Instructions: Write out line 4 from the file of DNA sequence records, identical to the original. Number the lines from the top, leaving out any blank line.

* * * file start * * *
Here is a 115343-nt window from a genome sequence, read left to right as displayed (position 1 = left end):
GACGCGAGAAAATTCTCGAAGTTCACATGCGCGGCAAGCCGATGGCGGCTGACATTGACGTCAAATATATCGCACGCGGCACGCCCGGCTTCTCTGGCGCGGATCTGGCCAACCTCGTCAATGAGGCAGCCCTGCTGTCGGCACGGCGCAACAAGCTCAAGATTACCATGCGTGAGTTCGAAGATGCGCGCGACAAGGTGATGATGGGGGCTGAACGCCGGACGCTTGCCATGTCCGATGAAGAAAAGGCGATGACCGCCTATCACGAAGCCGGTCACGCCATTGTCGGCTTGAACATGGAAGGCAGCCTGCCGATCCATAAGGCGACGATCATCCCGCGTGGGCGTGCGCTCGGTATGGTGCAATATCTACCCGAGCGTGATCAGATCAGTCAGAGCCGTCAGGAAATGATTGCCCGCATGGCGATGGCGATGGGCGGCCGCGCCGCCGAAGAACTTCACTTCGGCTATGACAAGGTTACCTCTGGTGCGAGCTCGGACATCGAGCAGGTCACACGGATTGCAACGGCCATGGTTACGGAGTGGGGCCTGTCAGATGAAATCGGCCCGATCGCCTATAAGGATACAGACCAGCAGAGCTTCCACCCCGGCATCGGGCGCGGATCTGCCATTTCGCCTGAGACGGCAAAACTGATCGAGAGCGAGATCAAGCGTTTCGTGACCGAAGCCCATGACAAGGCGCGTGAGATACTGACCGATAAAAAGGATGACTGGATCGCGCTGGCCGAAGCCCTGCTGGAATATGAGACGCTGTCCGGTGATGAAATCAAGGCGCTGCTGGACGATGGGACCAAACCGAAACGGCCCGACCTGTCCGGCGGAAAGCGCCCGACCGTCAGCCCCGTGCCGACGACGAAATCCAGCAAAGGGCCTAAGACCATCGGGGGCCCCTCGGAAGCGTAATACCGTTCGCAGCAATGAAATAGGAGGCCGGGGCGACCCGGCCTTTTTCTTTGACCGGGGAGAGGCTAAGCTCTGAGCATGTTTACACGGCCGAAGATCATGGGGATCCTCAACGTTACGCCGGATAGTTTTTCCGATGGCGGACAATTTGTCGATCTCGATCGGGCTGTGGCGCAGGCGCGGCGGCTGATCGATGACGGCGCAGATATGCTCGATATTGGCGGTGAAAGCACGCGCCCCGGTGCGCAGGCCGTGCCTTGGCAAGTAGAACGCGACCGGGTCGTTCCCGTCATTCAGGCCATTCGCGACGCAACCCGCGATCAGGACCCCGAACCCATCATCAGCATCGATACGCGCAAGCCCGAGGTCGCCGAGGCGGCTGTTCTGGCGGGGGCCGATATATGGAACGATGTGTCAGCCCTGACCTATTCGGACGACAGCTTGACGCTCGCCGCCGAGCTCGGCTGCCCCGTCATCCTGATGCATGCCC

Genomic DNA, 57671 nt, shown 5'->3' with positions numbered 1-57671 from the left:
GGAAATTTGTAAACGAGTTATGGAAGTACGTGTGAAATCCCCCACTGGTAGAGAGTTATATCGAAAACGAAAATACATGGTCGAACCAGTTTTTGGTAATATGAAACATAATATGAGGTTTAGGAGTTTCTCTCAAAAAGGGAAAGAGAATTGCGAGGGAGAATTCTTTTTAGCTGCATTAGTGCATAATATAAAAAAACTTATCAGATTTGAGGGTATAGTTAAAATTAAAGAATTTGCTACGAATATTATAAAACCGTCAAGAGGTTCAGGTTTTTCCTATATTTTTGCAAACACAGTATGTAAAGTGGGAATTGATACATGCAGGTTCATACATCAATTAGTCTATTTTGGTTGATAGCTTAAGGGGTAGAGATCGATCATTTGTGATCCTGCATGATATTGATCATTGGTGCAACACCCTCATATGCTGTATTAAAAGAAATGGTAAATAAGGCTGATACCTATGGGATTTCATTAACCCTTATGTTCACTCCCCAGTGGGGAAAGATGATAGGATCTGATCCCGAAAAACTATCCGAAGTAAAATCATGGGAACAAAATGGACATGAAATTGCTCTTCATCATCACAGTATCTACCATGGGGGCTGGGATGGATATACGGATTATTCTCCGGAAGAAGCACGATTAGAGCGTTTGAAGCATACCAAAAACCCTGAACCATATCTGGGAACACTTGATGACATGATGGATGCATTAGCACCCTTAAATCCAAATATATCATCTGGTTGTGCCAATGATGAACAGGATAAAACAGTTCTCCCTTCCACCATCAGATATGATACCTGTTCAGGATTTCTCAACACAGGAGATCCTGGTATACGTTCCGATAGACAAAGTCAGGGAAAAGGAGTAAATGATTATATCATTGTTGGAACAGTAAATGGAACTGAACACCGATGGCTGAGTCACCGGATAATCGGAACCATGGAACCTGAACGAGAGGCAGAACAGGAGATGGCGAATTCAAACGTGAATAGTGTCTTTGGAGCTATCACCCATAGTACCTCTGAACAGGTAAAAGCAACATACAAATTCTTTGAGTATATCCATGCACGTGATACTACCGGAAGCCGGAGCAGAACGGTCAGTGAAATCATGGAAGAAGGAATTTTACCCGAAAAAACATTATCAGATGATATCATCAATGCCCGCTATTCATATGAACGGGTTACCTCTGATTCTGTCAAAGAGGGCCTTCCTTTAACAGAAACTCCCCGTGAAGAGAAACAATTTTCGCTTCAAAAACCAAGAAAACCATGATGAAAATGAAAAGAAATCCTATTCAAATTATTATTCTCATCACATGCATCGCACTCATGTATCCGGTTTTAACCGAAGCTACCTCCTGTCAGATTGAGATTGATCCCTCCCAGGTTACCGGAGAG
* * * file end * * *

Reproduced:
GGAAATTTGTAAACGAGTTATGGAAGTACGTGTGAAATCCCCCACTGGTAGAGAGTTATATCGAAAACGAAAATACATGGTCGAACCAGTTTTTGGTAATATGAAACATAATATGAGGTTTAGGAGTTTCTCTCAAAAAGGGAAAGAGAATTGCGAGGGAGAATTCTTTTTAGCTGCATTAGTGCATAATATAAAAAAACTTATCAGATTTGAGGGTATAGTTAAAATTAAAGAATTTGCTACGAATATTATAAAACCGTCAAGAGGTTCAGGTTTTTCCTATATTTTTGCAAACACAGTATGTAAAGTGGGAATTGATACATGCAGGTTCATACATCAATTAGTCTATTTTGGTTGATAGCTTAAGGGGTAGAGATCGATCATTTGTGATCCTGCATGATATTGATCATTGGTGCAACACCCTCATATGCTGTATTAAAAGAAATGGTAAATAAGGCTGATACCTATGGGATTTCATTAACCCTTATGTTCACTCCCCAGTGGGGAAAGATGATAGGATCTGATCCCGAAAAACTATCCGAAGTAAAATCATGGGAACAAAATGGACATGAAATTGCTCTTCATCATCACAGTATCTACCATGGGGGCTGGGATGGATATACGGATTATTCTCCGGAAGAAGCACGATTAGAGCGTTTGAAGCATACCAAAAACCCTGAACCATATCTGGGAACACTTGATGACATGATGGATGCATTAGCACCCTTAAATCCAAATATATCATCTGGTTGTGCCAATGATGAACAGGATAAAACAGTTCTCCCTTCCACCATCAGATATGATACCTGTTCAGGATTTCTCAACACAGGAGATCCTGGTATACGTTCCGATAGACAAAGTCAGGGAAAAGGAGTAAATGATTATATCATTGTTGGAACAGTAAATGGAACTGAACACCGATGGCTGAGTCACCGGATAATCGGAACCATGGAACCTGAACGAGAGGCAGAACAGGAGATGGCGAATTCAAACGTGAATAGTGTCTTTGGAGCTATCACCCATAGTACCTCTGAACAGGTAAAAGCAACATACAAATTCTTTGAGTATATCCATGCACGTGATACTACCGGAAGCCGGAGCAGAACGGTCAGTGAAATCATGGAAGAAGGAATTTTACCCGAAAAAACATTATCAGATGATATCATCAATGCCCGCTATTCATATGAACGGGTTACCTCTGATTCTGTCAAAGAGGGCCTTCCTTTAACAGAAACTCCCCGTGAAGAGAAACAATTTTCGCTTCAAAAACCAAGAAAACCATGATGAAAATGAAAAGAAATCCTATTCAAATTATTATTCTCATCACATGCATCGCACTCATGTATCCGGTTTTAACCGAAGCTACCTCCTGTCAGATTGAGATTGATCCCTCCCAGGTTACCGGAGAG